There are potent points on the body that are portals into our energy systems, doorways that open deeply into the body and interrelate with all other body energies. We can interact with these points by stimulating them with circular massage, holding our fingertips on them, and tapping or thumping to awaken and revitalize them. Attention to specific energies evokes their response and enlivening. When these doors open, the whole system is more receptive to shifting into greater balance.
Do the 4 Thumps – it's as easy as it sounds:
a. Tap on cheekbone, about 2 inches below center of eye (stomach meridian).
b. Tap the C27 points– just below the inner corner of collarbones (kidney meridian).
c. Tap thymus– center of sternum (strengthens immune system).
d. Tap spleen points- 4 inches below armpits (or beneath breasts).
Become your own energy detective and begin to monitor your energy NOW when you’re not faced with a loss and make it a habit. “Become Your Own Energy Detective” offers more suggestions.
Find other ways to strengthen your energy such as:
- Ask your support system to send you energy.
- Do large muscle movements like marching in place.
- Be in nature.
- Take time to journal.
- Find ways to laugh.
- Check out Silvia Hartman's Instant Energizer.
4. Increase your God-time.
Do you have a belief in something greater than yourself? You can read about my personal spiritual awakening by clicking HERE.
Whatever word you choose – God, Universe, Source, Higher Power, Divine Mother – you might want to imagine yourself in the arms of this Loving Higher Power. A client recently told me that after her father died she imagined large, strong, soothing arms around her, gently rubbing her back and comforting her. Ask your Higher Power for help you deal with the grief.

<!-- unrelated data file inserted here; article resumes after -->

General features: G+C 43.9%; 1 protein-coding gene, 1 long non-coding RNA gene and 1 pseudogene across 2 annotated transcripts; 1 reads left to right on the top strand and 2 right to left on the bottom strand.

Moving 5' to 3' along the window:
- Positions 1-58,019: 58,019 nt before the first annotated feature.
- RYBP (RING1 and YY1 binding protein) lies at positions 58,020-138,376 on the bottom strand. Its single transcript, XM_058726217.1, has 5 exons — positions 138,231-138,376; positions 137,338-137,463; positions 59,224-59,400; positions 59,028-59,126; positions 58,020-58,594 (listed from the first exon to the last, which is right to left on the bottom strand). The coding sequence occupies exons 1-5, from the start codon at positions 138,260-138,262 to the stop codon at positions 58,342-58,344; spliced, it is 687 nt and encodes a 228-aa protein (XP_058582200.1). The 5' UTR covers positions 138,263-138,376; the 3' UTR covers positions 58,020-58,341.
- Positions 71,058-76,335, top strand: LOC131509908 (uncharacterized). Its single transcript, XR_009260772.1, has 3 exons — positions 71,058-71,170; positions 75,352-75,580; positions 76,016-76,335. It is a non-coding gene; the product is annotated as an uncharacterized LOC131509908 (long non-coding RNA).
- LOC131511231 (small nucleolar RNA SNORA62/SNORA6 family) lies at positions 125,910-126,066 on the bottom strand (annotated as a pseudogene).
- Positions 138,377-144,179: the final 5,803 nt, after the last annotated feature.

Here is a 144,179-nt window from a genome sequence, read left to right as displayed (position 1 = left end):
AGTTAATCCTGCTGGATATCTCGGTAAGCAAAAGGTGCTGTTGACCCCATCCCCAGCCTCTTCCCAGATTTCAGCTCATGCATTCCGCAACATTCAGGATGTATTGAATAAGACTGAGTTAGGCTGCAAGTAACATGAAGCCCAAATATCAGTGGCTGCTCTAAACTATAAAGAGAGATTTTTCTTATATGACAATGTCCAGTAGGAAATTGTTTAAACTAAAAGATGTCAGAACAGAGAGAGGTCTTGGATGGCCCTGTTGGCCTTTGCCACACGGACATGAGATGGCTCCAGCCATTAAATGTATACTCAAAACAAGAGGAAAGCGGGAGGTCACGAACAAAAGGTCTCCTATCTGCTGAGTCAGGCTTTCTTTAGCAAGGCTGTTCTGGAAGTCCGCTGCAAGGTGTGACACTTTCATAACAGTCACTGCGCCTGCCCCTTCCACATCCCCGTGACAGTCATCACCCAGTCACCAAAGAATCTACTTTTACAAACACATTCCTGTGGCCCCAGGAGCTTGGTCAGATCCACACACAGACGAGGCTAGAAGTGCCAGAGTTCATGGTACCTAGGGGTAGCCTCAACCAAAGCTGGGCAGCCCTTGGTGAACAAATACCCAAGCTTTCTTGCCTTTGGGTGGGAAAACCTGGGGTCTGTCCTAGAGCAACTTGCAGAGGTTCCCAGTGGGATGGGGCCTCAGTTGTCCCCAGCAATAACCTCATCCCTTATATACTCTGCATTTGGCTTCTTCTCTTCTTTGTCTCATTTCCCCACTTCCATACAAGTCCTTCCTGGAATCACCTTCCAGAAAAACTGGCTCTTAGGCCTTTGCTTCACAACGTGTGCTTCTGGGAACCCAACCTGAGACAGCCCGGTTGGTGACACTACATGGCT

If you are religious, talk to your minister or other religious leader and attend services.
If you are agnostic or atheist, imagine that you are in the presence of a wise, loving Higher Self and allow yourself to be comforted.
Also… consider using Meditation as Spiritual Support.
5. Tap down the intensity.
Tapping Changes Lives – as discussed in a previous article!
We all have losses and grief, and the death of my son was the most heart wrenching. Following his death, I tapped daily using SourceTapping. It didn’t totally take away the grief but it allowed me to keep my head above water during a time that I felt like I was on the verge of drowning.
Some people have told me that they don't want to tap away the grief, that they feel it would be an injustice to the person they lost. I don't believe that the tapping will totally eliminate the grief, but it will open your energy body to allow easier flow of energy and emotions. And in my opinion, it's okay to use tapping to take down the intensity of the grief and perhaps even shorten its duration.
I am planning to do offer a free talk on this subject in Tucson and perhaps an online webinar. If you are interested in learning the details, please let me know in the comment section below.
Love and Blessings,
Many of us turn to food for comfort when faced with a loss. Stop Eating Your Heart Out offers tools to stop the emotional eating, deal with the loss and grief, and will result in your feeling so much better about yourself!